Course Report - October 2021
The greens have recovered well from the greens’ maintenance. All greens were scarified at 10mm, spiked with a 14mm solid tine, solid tined again with a 10mm tine and 70 tonnes of sand was applied. The sand applied was the same sand on which the greens were built, a medium coarse sand. Over the years, a finer sand had been applied, which means the top four or so inches do not perform as when they were built. The difference with a finer sand is that the top of the green compacts more quickly and prevents water moving down as quickly, therefore the plan is to keep applying a medium sand to get the greens back to where they should be.
A big difference also on the greens’ maintenance is that we seeded with 007 creeping bent grass. This grass gives the best ball roll, needs fewer inputs such as water and fertiliser, and is disease resistant up to 80% percent. To change the grass species will take between 3 to 4 years to develop a 70% percent creeping bent grass green. The plan is to be the first in the Northwest! This grass was made famous when Wentworth re-laid all their greens with this species.
Through the autumn and winter, we will spike the greens monthly, weather-dependent and, in between spiking, slitting will take place. All the methods will help with moving water down the profile of the greens more quickly, allow gas and air exchange and mineralization, and help with roots growing downwards for deep rooting.
Tees, Approaches and Fairways
The plan with these surfaces is to slit-tine. This will help with moving water and, when the weather is dry, help speed up the drying of the top surface. ‘Purity’ will be applied which helps with worm castings. Worm castings are a nightmare. When we mow, the smearing of the casts leaves mud on the grass plant which looks awful, and also suffocates the plant so that in the spring it takes quite some time to get full grass coverage back. Grass heights will be raised to protect the plants as much as possible, and cutting will be done when weather allows and if necessary. More mowing when wet would smear the worm casts even more and would also leave a lot of mess, so we will try to keep this to a minimum. Hopefully, then in the spring the course will be in an improved state with fewer bare and muddy areas, so it will play better at an earlier stage.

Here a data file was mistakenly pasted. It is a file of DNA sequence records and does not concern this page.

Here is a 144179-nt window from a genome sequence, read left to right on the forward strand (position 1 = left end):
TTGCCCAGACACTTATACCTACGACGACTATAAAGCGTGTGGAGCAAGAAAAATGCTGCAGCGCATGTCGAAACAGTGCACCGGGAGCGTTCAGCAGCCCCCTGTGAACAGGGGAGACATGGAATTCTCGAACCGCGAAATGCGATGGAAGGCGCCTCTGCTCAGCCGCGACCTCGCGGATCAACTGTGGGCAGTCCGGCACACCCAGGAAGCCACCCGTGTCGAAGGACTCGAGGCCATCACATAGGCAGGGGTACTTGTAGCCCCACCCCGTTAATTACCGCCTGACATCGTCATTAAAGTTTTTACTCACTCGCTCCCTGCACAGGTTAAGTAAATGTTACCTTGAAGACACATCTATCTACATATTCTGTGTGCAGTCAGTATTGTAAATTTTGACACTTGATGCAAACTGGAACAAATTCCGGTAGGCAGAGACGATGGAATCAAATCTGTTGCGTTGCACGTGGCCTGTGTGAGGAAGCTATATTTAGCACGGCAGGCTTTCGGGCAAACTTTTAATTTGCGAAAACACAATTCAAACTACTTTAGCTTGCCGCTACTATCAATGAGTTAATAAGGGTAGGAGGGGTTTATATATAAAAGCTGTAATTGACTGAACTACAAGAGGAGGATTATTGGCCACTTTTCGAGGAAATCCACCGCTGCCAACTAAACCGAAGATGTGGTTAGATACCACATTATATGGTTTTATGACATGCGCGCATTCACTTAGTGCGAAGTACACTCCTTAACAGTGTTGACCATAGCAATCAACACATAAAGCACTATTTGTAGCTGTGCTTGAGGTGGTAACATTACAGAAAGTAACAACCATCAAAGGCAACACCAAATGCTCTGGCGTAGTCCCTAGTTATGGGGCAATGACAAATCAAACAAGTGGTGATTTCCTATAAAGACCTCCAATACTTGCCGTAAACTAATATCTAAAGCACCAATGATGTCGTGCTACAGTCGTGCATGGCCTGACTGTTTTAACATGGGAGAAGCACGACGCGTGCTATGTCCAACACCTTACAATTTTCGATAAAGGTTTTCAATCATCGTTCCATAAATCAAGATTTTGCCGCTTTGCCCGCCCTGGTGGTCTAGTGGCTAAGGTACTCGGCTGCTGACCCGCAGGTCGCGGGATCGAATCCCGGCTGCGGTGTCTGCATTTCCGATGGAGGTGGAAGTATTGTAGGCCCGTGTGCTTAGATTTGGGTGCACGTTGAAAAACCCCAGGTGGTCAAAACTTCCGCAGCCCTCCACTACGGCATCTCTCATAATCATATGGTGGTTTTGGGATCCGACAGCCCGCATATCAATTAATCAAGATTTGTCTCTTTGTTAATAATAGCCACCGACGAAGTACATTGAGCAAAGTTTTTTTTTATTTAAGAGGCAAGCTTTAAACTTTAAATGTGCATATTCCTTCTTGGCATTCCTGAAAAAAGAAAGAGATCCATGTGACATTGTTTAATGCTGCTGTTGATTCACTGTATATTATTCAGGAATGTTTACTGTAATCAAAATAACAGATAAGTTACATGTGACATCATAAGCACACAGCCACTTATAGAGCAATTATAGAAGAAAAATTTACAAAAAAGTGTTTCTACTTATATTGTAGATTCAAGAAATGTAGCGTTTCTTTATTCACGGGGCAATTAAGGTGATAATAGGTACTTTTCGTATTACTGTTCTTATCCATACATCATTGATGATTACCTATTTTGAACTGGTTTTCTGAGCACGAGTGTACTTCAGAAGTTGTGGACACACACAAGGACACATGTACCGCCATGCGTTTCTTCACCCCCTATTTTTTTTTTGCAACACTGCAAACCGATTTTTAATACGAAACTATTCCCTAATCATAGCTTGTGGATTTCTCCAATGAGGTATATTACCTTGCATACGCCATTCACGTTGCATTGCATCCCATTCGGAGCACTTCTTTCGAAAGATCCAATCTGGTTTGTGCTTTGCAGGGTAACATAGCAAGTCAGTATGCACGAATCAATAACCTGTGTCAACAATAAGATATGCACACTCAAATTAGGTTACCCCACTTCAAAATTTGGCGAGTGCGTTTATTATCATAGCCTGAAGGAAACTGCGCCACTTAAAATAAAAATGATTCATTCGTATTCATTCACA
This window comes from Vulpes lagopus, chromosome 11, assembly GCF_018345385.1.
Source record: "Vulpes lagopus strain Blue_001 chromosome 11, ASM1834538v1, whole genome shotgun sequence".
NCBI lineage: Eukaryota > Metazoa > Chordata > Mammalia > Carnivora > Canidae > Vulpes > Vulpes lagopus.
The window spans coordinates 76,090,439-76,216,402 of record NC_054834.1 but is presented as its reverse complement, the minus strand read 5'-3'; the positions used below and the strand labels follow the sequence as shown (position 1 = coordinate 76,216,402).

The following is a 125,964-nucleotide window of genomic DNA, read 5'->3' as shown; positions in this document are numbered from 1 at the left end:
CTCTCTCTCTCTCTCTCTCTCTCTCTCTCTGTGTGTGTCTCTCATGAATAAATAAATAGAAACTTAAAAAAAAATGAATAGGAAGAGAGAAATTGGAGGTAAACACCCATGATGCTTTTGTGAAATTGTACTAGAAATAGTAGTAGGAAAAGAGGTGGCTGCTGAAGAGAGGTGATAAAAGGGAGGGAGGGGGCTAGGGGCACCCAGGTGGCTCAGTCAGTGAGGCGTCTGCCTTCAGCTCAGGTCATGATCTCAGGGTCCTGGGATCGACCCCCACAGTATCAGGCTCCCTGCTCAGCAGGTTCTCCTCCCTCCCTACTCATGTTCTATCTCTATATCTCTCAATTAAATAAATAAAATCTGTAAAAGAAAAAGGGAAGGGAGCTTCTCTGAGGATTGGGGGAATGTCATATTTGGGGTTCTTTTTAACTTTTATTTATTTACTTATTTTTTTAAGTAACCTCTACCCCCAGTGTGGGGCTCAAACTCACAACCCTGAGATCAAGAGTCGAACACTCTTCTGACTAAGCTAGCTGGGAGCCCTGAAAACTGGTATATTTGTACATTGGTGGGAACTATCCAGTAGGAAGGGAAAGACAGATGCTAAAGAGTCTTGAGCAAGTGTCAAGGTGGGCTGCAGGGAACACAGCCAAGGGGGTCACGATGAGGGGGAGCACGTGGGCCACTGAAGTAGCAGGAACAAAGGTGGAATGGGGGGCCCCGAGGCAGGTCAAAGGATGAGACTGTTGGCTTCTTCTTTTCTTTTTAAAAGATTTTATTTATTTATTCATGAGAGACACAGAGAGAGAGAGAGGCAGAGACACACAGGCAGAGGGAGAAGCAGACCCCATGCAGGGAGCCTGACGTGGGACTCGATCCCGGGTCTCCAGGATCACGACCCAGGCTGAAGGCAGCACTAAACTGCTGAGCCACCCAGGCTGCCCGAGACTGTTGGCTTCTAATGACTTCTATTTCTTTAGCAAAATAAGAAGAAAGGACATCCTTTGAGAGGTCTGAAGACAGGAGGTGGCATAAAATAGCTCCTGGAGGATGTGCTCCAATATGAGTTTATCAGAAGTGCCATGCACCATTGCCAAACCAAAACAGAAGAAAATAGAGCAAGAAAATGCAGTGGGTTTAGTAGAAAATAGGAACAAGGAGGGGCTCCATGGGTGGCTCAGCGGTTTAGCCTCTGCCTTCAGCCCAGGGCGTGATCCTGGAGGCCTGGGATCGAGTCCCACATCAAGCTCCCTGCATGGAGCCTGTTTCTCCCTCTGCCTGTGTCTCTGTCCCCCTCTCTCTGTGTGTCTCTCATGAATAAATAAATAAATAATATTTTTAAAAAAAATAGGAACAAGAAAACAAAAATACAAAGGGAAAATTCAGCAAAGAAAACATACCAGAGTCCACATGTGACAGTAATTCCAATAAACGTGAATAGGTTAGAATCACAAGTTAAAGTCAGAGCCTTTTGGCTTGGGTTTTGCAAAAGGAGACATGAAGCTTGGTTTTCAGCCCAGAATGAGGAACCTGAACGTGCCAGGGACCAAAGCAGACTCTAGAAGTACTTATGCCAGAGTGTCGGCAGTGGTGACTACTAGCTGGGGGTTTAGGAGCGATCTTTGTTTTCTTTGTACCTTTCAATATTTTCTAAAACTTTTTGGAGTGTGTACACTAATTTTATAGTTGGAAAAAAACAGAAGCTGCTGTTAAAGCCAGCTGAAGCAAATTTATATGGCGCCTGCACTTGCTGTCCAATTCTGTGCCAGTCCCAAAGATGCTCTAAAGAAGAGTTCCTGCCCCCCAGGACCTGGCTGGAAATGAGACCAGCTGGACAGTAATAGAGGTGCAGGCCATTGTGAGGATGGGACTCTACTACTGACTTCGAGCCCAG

Leaf blowing and collecting have started. Leaves are blown off greens daily; this is done in the morning. Please don’t think if there are leaves on the green at 10:00am that they haven’t been done. They have - we can’t control the wind!. Blowing of the fairways and rough is done throughout the day, weather permitting. These machines are very heavy so, if the ground is too wet, they will not be going out. If we did this, we would create a muddy mess. Blowing and collecting is time-consuming; in a day, maybe only four or five holes may get done, so please bear this in mind. We cannot blow and collect the whole course in a day.
Tree and wild area clearing have started. We have started behind the 17th green; this is to allow air flow and to get sunlight on the 15th green and the 16th red tee. There are a few other areas like this which will be attended to, for example behind the 7th green.
A tree surgeon has highlighted that quite a few trees need attention for health and safety purposes. Some will be taken out and others will be pollarded. Trees highlighted were the ash and willows.
The holding area is to be made larger and we are hoping to triple the size. This will allow more drainage water to be held before it starts backing up into the ditches. Hopefully, the course will not flood so quickly and will also drain more quickly. Thank you to the 500 Club for this help.
A 5-year plan is being drawn up to upgrade the bunkers. This will entail lining, re-shaping, and applying new sand. Some bunkers will also be removed.
Meanwhile, let’s hope the winter isn’t as wet as the last couple.
Lee Purves. - Course Manager.